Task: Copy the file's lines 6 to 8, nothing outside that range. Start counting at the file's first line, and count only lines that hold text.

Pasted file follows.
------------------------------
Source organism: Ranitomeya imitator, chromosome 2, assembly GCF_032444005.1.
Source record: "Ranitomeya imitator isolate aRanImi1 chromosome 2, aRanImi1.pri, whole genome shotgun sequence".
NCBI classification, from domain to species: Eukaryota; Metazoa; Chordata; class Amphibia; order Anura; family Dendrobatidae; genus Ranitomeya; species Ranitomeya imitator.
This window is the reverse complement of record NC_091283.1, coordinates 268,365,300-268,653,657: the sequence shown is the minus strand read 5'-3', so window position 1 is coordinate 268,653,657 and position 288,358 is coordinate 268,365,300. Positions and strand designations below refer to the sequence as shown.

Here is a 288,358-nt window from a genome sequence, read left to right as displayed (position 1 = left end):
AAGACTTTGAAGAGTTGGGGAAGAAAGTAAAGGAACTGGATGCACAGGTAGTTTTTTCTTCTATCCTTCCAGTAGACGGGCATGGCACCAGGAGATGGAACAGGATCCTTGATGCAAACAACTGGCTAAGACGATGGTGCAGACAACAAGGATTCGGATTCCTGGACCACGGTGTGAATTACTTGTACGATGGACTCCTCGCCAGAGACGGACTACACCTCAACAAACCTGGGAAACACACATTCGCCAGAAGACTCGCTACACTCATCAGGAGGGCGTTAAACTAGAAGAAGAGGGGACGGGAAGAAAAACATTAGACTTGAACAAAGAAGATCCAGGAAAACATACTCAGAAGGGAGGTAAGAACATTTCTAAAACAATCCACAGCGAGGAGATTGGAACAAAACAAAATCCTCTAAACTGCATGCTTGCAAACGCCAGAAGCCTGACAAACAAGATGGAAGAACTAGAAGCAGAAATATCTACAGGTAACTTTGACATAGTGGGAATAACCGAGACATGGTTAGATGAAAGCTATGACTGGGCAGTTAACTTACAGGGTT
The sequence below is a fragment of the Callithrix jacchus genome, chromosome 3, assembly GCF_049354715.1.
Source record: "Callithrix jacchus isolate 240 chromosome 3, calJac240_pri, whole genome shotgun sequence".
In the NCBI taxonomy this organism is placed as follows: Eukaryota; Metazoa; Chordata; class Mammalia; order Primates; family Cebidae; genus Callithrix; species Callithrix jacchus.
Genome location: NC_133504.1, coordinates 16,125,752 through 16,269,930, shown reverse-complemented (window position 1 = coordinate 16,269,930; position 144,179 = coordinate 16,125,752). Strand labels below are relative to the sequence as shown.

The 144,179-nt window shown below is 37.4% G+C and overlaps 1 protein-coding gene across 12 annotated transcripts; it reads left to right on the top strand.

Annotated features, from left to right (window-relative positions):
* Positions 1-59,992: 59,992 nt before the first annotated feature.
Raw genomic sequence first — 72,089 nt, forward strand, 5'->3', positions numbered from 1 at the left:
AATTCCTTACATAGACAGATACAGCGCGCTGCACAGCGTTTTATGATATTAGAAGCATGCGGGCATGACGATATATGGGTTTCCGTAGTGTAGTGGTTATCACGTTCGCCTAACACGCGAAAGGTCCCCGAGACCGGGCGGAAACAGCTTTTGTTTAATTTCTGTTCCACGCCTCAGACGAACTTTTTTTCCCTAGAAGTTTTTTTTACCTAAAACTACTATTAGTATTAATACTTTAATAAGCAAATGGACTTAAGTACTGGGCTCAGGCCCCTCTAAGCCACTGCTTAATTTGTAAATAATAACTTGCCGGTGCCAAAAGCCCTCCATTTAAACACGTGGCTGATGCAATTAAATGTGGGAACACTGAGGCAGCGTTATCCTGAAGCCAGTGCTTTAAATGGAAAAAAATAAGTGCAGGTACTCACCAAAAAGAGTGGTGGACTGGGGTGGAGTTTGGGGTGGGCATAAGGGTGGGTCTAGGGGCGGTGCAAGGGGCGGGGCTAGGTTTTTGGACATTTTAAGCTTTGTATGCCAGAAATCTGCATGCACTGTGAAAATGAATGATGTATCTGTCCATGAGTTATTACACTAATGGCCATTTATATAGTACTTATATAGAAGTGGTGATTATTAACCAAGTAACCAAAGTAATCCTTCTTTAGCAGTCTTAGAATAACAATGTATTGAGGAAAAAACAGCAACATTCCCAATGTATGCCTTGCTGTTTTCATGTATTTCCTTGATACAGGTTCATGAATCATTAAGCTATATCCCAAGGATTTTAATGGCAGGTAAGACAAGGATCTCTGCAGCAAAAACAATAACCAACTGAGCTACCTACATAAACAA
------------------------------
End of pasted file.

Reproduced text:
AAGACTTTGAAGAGTTGGGGAAGAAAGTAAAGGAACTGGATGCACAGGTAGTTTTTTCTTCTATCCTTCCAGTAGACGGGCATGGCACCAGGAGATGGAACAGGATCCTTGATGCAAACAACTGGCTAAGACGATGGTGCAGACAACAAGGATTCGGATTCCTGGACCACGGTGTGAATTACTTGTACGATGGACTCCTCGCCAGAGACGGACTACACCTCAACAAACCTGGGAAACACACATTCGCCAGAAGACTCGCTACACTCATCAGGAGGGCGTTAAACTAGAAGAAGAGGGGACGGGAAGAAAAACATTAGACTTGAACAAAGAAGATCCAGGAAAACATACTCAGAAGGGAGGTAAGAACATTTCTAAAACAATCCACAGCGAGGAGATTGGAACAAAACAAAATCCTCTAAACTGCATGCTTGCAAACGCCAGAAGCCTGACAAACAAGATGGAAGAACTAGAAGCAGAAATATCTACAGGTAACTTTGACATAGTGGGAATAACCGAGACATGGTTAGATGAAAGCTATGACTGGGCAGTTAACTTACAGGGTT
The sequence below is a fragment of the Callithrix jacchus genome, chromosome 3, assembly GCF_049354715.1.
Source record: "Callithrix jacchus isolate 240 chromosome 3, calJac240_pri, whole genome shotgun sequence".